Today’s top World News from The Washington Post:
-U.S. expands secret intelligence operations in Africa-- The U.S. military is expanding its secret intelligence operations across Africa, establishing a network of small air bases to spy on terrorist hideouts from the fringes of the Sahara to jungle terrain along the equator, according to documents and people involved in the project. At the heart of the surveillance operations are small, unarmed turboprop aircraft disguised as private planes. Equipped with hidden sensors that can record full-motion video, track infrared heat patterns, and vacuum up radio and cellphone signals, the planes refuel on isolated airstrips favored by African bush pilots, extending their effective flight range by thousands of miles. About a dozen air bases have been established in Africa since 2007, according to a former senior U.S. commander involved in setting up the network, reports Craig Whitlock.
- Syria rebels retreat from key northern town--BEIRUT — Syrian government forces seized control of the northern town of Haffah on Wednesday after rebels retreated in the face of a withering offensive that saw the army rely heavily on combat helicopters for the first time. The fall of Haffah after an eight-day battle marked a setback for the rebel Free Syrian Army, which in recent weeks has been steadily asserting its presence across large swaths of the north and center of the country. Haffah, a mostly Sunni hillside town near the strategic port city of Latakia, had marked the westernmost expansion of the rebels’ reach, giving them a foothold in the regime’s Alawite heartland, reports Liz Sly.
-Opinion by David Ignatius: Lebanon sitting on the edge: http://www.washingtonpost.com/opinions/david-ignatius-lebanon-sitting-on-the-edge/2012/06/13/gJQAPJ5waV_story.html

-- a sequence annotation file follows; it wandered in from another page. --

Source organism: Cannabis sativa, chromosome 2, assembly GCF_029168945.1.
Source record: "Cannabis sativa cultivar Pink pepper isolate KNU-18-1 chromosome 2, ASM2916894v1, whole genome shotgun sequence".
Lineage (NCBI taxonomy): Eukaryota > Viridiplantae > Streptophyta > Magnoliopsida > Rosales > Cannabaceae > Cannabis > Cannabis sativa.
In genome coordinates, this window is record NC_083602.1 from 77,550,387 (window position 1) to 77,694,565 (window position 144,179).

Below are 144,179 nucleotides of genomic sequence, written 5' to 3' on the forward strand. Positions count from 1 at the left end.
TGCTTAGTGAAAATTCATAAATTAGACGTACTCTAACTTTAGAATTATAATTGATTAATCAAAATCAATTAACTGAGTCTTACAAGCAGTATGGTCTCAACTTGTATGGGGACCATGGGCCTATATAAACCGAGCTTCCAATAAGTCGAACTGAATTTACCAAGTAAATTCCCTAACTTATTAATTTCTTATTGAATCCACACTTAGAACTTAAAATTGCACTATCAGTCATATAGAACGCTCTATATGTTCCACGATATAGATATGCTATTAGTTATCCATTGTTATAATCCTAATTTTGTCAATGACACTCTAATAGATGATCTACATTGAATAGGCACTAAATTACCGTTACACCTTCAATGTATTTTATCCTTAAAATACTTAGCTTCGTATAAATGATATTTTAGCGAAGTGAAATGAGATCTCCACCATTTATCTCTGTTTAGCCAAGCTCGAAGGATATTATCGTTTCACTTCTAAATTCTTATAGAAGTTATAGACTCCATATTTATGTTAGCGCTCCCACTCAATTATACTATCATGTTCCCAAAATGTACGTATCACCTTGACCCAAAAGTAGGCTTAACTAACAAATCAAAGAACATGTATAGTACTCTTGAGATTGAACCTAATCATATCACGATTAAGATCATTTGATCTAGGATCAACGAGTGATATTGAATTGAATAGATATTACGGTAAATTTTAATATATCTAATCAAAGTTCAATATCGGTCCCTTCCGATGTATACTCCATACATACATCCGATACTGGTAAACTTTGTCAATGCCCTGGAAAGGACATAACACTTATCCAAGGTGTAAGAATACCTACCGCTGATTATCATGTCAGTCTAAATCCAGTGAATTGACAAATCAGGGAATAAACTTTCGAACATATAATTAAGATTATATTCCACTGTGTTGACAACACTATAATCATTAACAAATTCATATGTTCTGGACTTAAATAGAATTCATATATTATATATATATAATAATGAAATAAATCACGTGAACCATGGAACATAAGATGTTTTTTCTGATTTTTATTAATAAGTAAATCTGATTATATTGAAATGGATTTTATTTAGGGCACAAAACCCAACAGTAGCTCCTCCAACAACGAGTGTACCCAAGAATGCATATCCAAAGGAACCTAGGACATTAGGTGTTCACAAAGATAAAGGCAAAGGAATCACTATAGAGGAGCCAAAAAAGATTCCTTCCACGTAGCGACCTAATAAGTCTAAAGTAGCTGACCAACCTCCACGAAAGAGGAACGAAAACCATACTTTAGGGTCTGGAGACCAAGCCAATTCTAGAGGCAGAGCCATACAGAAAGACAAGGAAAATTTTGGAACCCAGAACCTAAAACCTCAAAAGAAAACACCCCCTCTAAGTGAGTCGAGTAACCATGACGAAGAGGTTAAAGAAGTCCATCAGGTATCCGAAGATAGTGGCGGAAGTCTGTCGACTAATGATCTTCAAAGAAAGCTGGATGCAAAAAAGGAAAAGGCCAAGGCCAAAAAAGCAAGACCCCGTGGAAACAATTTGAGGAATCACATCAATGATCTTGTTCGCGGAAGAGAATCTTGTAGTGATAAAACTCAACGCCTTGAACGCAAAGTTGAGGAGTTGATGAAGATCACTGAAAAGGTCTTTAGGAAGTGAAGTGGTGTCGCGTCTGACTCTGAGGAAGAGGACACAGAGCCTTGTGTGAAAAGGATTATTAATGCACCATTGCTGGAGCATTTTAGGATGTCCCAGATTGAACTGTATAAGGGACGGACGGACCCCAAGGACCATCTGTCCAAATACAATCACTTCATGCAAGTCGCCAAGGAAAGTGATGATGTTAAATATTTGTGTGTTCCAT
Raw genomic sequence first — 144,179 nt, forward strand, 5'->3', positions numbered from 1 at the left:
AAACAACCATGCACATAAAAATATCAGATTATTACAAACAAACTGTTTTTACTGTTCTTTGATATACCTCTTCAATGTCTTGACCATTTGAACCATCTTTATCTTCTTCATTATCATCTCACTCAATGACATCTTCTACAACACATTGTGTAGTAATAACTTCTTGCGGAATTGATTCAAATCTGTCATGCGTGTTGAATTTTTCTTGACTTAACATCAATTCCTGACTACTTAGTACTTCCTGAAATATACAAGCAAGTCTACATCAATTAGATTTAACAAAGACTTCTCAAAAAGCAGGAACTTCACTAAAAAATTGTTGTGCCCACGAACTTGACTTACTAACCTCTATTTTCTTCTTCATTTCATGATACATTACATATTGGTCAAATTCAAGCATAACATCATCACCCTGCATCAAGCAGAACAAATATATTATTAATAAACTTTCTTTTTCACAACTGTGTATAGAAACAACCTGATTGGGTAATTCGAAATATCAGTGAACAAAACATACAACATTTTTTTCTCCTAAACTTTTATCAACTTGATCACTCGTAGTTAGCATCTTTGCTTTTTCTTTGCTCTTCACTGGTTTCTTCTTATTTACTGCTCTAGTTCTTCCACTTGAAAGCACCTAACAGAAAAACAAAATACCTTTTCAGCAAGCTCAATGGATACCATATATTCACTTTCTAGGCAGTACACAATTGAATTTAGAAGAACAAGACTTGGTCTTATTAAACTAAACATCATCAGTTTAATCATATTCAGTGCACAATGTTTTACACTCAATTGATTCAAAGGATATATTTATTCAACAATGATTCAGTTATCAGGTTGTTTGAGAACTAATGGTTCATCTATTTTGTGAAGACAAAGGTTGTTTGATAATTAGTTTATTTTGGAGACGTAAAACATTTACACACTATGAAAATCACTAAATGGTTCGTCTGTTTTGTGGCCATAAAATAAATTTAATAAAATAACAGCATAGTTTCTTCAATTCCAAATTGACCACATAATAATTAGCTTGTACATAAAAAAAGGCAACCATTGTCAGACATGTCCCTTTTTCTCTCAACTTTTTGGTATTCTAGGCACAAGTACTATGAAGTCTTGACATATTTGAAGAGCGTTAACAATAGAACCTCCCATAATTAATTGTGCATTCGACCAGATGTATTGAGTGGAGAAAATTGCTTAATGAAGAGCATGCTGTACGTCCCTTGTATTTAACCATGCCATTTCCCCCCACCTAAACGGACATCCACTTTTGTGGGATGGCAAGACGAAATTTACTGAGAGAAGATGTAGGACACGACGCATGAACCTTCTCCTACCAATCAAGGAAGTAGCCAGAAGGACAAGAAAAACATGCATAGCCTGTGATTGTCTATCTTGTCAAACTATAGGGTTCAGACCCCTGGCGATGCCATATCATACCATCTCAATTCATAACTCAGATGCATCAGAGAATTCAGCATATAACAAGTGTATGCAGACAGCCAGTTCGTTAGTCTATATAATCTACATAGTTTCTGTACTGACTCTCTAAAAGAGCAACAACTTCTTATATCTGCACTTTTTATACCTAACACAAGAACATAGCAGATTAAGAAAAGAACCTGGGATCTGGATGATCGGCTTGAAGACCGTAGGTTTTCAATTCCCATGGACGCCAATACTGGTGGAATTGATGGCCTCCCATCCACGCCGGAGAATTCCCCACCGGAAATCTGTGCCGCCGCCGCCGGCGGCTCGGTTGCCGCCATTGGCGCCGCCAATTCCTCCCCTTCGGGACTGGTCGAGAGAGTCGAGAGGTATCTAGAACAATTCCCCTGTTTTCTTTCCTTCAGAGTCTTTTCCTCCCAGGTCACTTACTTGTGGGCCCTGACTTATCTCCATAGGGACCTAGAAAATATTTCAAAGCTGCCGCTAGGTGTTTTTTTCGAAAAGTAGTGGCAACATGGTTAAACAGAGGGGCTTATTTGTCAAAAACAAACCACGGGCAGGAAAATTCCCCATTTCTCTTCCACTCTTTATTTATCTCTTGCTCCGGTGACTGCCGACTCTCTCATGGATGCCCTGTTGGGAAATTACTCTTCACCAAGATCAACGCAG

- In Mexico, case of ex-governor and narcos reads like crime thriller--MEXICO CITY — The political watchers are now calling it the Yarrington Affair, and it is beginning to read just like a Robert Ludlum thriller, alive with conspiracy theories and hidden motives. There are drug cartels, luxury condos and the highest political stakes. But so far, there’s no Jason Bourne, no lone hero. The story begins with a suave Mexican politician ensnared in a widening corruption probe during the middle of a presidential election, as the ruling party becomes panicky about an impending loss of power. For the first time, people responding to a global survey are more likely to view China and not the United States as the world’s leading economic power, reports William Booth.
-British Prime Minister David Cameron begins testimony at media ethics inquiry-- British Prime Minister David Cameron on Thursday became the highest-ranking politician to appear before a media ethics inquiry triggered by the News Corp. phone-hacking scandal. He is expected to be grilled for several hours over his links with Rupert Murdoch and former top executives from the media mogul’s empire. Cameron was characteristically upbeat as he began his interrogation, which follows days of testimony by senior politicians, including three former British prime ministers. In early testimony, he readily conceded that the relationship between politicians and the press has become too cozy, reports Karla Adam.